hard a-port, thus throwing her bow. rapidly to starboard the schooner, which she had actually,though unconsciously, cleared. This maneuver of the Lepanto would have been the proper one if the two vessels had been nearing each other on parallel lines, for in that case the sight of the schooner's green light would have been the announce-
B.B.· PQsifJollS at tne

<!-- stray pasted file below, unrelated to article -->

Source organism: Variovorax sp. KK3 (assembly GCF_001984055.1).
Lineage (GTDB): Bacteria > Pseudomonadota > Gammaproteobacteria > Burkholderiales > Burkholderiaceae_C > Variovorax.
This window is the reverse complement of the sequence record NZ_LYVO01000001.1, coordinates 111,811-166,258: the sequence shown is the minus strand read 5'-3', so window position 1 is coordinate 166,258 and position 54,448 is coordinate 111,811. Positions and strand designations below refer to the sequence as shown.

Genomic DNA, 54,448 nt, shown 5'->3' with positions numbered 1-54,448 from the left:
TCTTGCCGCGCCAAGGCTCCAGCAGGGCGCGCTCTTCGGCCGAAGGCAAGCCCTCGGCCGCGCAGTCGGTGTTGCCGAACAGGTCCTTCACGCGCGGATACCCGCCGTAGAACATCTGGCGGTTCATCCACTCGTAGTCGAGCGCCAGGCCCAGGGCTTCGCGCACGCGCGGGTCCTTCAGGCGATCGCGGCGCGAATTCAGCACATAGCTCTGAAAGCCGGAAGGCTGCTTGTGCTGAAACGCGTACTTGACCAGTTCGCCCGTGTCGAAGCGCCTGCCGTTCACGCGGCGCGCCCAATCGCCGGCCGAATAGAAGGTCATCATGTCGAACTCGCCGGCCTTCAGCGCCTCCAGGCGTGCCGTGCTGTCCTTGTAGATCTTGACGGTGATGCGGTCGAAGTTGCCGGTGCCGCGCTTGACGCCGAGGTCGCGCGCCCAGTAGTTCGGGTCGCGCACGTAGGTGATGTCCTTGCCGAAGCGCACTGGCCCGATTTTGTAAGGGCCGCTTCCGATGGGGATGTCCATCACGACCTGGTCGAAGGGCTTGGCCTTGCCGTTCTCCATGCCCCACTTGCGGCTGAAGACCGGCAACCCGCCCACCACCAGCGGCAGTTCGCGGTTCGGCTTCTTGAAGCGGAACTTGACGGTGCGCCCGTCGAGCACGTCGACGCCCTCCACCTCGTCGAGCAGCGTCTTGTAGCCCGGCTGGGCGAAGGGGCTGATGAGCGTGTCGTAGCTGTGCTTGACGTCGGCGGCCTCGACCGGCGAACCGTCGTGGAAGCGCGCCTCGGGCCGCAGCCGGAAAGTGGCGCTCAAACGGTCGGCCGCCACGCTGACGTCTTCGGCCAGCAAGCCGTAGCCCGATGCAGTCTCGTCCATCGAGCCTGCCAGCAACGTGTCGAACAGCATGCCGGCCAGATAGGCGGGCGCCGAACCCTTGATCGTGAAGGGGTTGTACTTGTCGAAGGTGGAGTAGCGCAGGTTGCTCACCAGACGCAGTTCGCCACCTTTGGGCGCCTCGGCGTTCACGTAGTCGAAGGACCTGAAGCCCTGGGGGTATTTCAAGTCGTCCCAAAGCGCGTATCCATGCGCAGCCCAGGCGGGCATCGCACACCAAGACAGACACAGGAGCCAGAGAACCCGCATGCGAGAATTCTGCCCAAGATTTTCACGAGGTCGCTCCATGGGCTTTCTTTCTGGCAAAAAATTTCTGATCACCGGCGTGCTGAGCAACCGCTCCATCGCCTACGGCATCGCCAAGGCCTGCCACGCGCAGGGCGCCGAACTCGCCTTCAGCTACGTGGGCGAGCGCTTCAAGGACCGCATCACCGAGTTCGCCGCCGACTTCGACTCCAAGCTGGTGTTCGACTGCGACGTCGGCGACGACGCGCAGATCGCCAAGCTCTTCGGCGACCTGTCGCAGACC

ment of an imminent collision. But they were not passing on parallel lines; the Lepanto had crossed the bows of the Bronson on an intersecting course, and the sight of that vessel's green light was the signal that she had orossed in safety. If she had then continued on her course, nothing would have happened, but, on Heeing the schooner's green light, and losing sight orin ignorance of the fact that he was on an intersect-